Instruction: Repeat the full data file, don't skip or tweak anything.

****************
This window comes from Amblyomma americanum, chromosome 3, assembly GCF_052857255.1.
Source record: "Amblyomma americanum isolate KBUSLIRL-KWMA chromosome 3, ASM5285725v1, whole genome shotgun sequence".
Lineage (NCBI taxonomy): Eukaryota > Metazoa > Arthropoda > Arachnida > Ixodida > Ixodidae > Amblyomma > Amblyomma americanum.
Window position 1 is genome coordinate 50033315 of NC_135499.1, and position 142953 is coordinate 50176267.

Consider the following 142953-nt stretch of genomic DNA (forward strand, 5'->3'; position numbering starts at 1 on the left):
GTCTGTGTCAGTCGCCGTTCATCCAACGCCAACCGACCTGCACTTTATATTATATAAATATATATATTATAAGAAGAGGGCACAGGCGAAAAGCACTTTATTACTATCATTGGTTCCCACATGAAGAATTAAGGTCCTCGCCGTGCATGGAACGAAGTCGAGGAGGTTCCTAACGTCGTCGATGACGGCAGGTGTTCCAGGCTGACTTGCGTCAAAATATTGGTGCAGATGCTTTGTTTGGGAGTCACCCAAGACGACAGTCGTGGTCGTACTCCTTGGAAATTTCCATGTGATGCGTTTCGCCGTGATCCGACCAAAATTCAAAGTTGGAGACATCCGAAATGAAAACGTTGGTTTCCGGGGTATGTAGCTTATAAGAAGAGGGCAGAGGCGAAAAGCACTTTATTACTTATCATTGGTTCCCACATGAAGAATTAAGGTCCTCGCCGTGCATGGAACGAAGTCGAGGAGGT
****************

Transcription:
This window comes from Amblyomma americanum, chromosome 3, assembly GCF_052857255.1.
Source record: "Amblyomma americanum isolate KBUSLIRL-KWMA chromosome 3, ASM5285725v1, whole genome shotgun sequence".
Lineage (NCBI taxonomy): Eukaryota > Metazoa > Arthropoda > Arachnida > Ixodida > Ixodidae > Amblyomma > Amblyomma americanum.
Window position 1 is genome coordinate 50033315 of NC_135499.1, and position 142953 is coordinate 50176267.

Consider the following 142953-nt stretch of genomic DNA (forward strand, 5'->3'; position numbering starts at 1 on the left):
GTCTGTGTCAGTCGCCGTTCATCCAACGCCAACCGACCTGCACTTTATATTATATAAATATATATATTATAAGAAGAGGGCACAGGCGAAAAGCACTTTATTACTATCATTGGTTCCCACATGAAGAATTAAGGTCCTCGCCGTGCATGGAACGAAGTCGAGGAGGTTCCTAACGTCGTCGATGACGGCAGGTGTTCCAGGCTGACTTGCGTCAAAATATTGGTGCAGATGCTTTGTTTGGGAGTCACCCAAGACGACAGTCGTGGTCGTACTCCTTGGAAATTTCCATGTGATGCGTTTCGCCGTGATCCGACCAAAATTCAAAGTTGGAGACATCCGAAATGAAAACGTTGGTTTCCGGGGTATGTAGCTTATAAGAAGAGGGCAGAGGCGAAAAGCACTTTATTACTTATCATTGGTTCCCACATGAAGAATTAAGGTCCTCGCCGTGCATGGAACGAAGTCGAGGAGGT